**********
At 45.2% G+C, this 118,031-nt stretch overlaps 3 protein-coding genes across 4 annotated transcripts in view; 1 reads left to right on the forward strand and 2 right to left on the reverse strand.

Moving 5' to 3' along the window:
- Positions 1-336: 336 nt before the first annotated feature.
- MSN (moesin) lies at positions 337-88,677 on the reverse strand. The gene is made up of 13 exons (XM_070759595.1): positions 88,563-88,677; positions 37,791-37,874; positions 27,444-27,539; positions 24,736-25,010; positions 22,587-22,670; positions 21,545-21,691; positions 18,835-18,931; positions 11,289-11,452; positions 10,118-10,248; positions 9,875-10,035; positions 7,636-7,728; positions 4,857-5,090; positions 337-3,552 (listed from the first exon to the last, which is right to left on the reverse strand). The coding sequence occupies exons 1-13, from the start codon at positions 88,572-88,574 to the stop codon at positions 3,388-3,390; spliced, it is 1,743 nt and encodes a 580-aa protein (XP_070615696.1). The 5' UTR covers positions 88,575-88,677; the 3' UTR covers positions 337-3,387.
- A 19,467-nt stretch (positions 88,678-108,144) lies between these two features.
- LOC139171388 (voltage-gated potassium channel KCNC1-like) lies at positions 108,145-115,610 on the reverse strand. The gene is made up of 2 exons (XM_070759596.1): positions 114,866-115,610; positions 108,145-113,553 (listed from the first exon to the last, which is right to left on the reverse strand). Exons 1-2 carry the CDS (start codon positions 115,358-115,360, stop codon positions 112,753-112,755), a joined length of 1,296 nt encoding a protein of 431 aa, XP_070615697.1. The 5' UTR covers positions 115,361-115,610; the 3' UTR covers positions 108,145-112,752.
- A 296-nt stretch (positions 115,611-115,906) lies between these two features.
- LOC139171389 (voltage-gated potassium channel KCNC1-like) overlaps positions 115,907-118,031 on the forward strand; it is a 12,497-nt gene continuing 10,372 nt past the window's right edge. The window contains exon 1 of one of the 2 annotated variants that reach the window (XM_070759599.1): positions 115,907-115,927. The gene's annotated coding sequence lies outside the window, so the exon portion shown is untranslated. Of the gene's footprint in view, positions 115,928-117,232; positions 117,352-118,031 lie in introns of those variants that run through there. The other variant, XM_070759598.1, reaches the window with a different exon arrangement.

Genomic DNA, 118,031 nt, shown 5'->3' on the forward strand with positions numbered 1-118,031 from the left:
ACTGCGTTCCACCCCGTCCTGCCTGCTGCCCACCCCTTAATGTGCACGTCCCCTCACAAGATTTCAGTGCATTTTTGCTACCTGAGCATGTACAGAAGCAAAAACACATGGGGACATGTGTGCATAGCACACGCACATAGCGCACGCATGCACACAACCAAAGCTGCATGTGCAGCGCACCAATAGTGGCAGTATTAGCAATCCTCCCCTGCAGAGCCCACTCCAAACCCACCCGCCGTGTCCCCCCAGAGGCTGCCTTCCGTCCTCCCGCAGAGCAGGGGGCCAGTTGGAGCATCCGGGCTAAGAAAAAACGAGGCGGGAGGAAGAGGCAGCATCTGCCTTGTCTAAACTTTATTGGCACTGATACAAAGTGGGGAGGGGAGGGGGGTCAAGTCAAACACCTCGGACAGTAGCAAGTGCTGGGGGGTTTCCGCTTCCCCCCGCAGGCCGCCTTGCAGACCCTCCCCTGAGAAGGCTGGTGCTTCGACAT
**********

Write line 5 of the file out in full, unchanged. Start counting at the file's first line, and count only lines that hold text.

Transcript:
- A 19,467-nt stretch (positions 88,678-108,144) lies between these two features.